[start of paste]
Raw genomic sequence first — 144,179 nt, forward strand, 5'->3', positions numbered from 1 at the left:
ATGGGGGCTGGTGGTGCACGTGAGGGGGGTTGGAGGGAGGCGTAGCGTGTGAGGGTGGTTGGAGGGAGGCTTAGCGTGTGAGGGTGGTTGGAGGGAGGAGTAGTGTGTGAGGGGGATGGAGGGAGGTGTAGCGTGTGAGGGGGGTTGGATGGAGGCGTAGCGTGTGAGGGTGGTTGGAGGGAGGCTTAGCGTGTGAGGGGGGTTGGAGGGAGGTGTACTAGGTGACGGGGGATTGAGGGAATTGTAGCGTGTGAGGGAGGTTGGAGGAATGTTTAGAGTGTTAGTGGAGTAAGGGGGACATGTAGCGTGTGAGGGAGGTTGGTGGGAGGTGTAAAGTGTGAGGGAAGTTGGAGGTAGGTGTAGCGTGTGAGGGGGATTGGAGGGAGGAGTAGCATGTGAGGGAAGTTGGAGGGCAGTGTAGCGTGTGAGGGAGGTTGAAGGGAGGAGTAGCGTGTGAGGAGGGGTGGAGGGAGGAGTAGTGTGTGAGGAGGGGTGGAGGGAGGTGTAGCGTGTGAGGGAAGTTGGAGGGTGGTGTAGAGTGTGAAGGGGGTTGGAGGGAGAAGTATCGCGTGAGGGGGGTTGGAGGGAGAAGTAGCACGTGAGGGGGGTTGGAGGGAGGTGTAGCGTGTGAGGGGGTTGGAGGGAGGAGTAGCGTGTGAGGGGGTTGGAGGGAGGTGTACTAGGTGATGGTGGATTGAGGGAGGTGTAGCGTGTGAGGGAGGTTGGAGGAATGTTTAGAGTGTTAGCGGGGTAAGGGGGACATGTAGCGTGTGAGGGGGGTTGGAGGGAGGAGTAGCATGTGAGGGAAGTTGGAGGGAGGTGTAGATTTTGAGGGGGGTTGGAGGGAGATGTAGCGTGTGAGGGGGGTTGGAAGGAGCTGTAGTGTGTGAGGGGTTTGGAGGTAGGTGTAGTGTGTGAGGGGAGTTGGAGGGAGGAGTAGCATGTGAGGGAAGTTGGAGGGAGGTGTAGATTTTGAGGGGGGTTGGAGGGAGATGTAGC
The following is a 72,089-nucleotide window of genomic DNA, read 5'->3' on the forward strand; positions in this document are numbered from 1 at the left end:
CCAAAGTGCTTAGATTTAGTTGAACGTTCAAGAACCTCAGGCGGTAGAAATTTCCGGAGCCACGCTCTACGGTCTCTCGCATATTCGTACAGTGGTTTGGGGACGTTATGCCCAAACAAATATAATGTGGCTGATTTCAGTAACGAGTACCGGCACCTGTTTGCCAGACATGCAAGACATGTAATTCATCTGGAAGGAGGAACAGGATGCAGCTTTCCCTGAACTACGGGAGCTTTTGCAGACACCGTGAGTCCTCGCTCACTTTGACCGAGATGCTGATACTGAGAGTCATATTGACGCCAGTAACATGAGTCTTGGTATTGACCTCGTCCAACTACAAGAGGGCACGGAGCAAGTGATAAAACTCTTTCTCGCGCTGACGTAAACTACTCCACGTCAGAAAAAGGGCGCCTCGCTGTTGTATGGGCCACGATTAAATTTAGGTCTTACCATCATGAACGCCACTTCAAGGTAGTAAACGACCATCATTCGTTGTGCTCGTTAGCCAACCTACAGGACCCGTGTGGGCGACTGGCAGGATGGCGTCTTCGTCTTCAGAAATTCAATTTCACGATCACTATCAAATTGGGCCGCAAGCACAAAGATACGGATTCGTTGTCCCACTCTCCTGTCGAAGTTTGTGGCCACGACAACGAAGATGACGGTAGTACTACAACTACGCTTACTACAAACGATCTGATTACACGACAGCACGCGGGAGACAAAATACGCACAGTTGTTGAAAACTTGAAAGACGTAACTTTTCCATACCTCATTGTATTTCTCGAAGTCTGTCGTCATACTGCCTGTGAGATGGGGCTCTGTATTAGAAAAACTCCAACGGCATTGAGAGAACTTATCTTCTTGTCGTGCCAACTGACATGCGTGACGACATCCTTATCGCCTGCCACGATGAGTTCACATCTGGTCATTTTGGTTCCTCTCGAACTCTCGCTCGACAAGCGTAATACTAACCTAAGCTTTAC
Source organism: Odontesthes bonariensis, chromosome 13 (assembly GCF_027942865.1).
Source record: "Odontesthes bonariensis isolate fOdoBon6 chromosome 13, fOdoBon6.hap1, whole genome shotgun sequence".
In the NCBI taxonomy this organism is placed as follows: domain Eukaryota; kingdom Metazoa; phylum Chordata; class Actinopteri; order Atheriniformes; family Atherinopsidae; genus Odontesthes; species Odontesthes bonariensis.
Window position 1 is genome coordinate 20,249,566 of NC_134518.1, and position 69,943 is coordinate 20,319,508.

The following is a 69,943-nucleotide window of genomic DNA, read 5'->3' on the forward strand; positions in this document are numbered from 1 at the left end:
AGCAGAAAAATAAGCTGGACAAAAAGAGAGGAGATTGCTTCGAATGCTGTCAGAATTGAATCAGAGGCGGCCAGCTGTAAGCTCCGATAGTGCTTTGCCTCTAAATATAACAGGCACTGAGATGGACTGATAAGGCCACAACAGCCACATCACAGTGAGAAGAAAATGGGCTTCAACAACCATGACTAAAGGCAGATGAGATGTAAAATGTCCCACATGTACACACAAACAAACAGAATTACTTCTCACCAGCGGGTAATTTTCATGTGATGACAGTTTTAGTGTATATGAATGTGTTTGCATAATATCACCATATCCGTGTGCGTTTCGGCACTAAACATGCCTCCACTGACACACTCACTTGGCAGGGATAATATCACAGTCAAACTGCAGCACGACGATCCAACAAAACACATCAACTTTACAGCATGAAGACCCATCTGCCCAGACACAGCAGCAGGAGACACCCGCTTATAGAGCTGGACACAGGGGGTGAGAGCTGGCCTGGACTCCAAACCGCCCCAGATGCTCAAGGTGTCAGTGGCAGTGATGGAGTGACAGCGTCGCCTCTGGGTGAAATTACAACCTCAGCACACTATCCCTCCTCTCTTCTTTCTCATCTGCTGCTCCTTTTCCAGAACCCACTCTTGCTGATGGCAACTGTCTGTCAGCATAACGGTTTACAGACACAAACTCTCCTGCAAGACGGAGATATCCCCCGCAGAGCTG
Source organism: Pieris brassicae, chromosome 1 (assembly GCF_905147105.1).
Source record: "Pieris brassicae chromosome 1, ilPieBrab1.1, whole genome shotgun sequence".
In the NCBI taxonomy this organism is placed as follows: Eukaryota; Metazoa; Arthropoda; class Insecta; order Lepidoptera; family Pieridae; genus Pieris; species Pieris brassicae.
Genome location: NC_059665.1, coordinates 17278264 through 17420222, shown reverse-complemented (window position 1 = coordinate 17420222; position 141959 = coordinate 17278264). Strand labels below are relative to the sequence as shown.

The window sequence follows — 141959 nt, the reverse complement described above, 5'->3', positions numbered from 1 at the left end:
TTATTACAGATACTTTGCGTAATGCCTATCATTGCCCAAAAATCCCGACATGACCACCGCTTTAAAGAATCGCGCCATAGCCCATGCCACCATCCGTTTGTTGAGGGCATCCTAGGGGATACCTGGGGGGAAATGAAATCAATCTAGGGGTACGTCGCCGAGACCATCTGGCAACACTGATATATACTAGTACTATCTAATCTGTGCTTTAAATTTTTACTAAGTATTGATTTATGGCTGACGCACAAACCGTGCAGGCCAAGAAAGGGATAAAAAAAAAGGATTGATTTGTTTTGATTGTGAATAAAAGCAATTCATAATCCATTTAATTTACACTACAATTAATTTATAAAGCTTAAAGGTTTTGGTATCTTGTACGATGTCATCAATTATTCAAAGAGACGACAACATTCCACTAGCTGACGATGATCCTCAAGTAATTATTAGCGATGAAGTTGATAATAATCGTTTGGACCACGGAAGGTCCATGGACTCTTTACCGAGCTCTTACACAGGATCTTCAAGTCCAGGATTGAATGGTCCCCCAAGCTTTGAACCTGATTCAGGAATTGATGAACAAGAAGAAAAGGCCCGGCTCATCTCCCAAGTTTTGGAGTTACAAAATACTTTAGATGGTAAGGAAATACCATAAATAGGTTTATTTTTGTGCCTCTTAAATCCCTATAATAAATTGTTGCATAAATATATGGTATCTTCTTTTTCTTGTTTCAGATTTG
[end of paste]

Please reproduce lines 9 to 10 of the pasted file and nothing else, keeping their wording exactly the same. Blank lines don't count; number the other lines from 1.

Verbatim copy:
The following is a 69,943-nucleotide window of genomic DNA, read 5'->3' on the forward strand; positions in this document are numbered from 1 at the left end:
AGCAGAAAAATAAGCTGGACAAAAAGAGAGGAGATTGCTTCGAATGCTGTCAGAATTGAATCAGAGGCGGCCAGCTGTAAGCTCCGATAGTGCTTTGCCTCTAAATATAACAGGCACTGAGATGGACTGATAAGGCCACAACAGCCACATCACAGTGAGAAGAAAATGGGCTTCAACAACCATGACTAAAGGCAGATGAGATGTAAAATGTCCCACATGTACACACAAACAAACAGAATTACTTCTCACCAGCGGGTAATTTTCATGTGATGACAGTTTTAGTGTATATGAATGTGTTTGCATAATATCACCATATCCGTGTGCGTTTCGGCACTAAACATGCCTCCACTGACACACTCACTTGGCAGGGATAATATCACAGTCAAACTGCAGCACGACGATCCAACAAAACACATCAACTTTACAGCATGAAGACCCATCTGCCCAGACACAGCAGCAGGAGACACCCGCTTATAGAGCTGGACACAGGGGGTGAGAGCTGGCCTGGACTCCAAACCGCCCCAGATGCTCAAGGTGTCAGTGGCAGTGATGGAGTGACAGCGTCGCCTCTGGGTGAAATTACAACCTCAGCACACTATCCCTCCTCTCTTCTTTCTCATCTGCTGCTCCTTTTCCAGAACCCACTCTTGCTGATGGCAACTGTCTGTCAGCATAACGGTTTACAGACACAAACTCTCCTGCAAGACGGAGATATCCCCCGCAGAGCTG